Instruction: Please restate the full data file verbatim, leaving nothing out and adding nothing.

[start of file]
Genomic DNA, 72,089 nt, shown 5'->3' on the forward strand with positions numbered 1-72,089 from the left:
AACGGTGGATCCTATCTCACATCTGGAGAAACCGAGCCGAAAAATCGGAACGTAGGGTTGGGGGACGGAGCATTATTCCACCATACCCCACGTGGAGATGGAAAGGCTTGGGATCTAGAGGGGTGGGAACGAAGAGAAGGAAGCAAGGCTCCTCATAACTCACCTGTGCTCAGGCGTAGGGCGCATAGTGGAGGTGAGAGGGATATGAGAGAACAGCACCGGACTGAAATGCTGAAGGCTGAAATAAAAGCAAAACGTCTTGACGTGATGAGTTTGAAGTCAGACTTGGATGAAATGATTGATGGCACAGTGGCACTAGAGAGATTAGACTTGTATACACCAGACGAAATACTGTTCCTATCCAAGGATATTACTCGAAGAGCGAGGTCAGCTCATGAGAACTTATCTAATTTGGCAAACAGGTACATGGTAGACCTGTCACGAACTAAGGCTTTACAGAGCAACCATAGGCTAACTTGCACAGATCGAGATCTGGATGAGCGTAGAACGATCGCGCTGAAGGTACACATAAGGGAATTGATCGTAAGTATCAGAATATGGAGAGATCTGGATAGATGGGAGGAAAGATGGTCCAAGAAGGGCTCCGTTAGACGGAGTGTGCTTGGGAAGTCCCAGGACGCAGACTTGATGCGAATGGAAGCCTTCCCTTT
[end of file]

Genomic DNA, 72,089 nt, shown 5'->3' on the forward strand with positions numbered 1-72,089 from the left:
AACGGTGGATCCTATCTCACATCTGGAGAAACCGAGCCGAAAAATCGGAACGTAGGGTTGGGGGACGGAGCATTATTCCACCATACCCCACGTGGAGATGGAAAGGCTTGGGATCTAGAGGGGTGGGAACGAAGAGAAGGAAGCAAGGCTCCTCATAACTCACCTGTGCTCAGGCGTAGGGCGCATAGTGGAGGTGAGAGGGATATGAGAGAACAGCACCGGACTGAAATGCTGAAGGCTGAAATAAAAGCAAAACGTCTTGACGTGATGAGTTTGAAGTCAGACTTGGATGAAATGATTGATGGCACAGTGGCACTAGAGAGATTAGACTTGTATACACCAGACGAAATACTGTTCCTATCCAAGGATATTACTCGAAGAGCGAGGTCAGCTCATGAGAACTTATCTAATTTGGCAAACAGGTACATGGTAGACCTGTCACGAACTAAGGCTTTACAGAGCAACCATAGGCTAACTTGCACAGATCGAGATCTGGATGAGCGTAGAACGATCGCGCTGAAGGTACACATAAGGGAATTGATCGTAAGTATCAGAATATGGAGAGATCTGGATAGATGGGAGGAAAGATGGTCCAAGAAGGGCTCCGTTAGACGGAGTGTGCTTGGGAAGTCCCAGGACGCAGACTTGATGCGAATGGAAGCCTTCCCTTT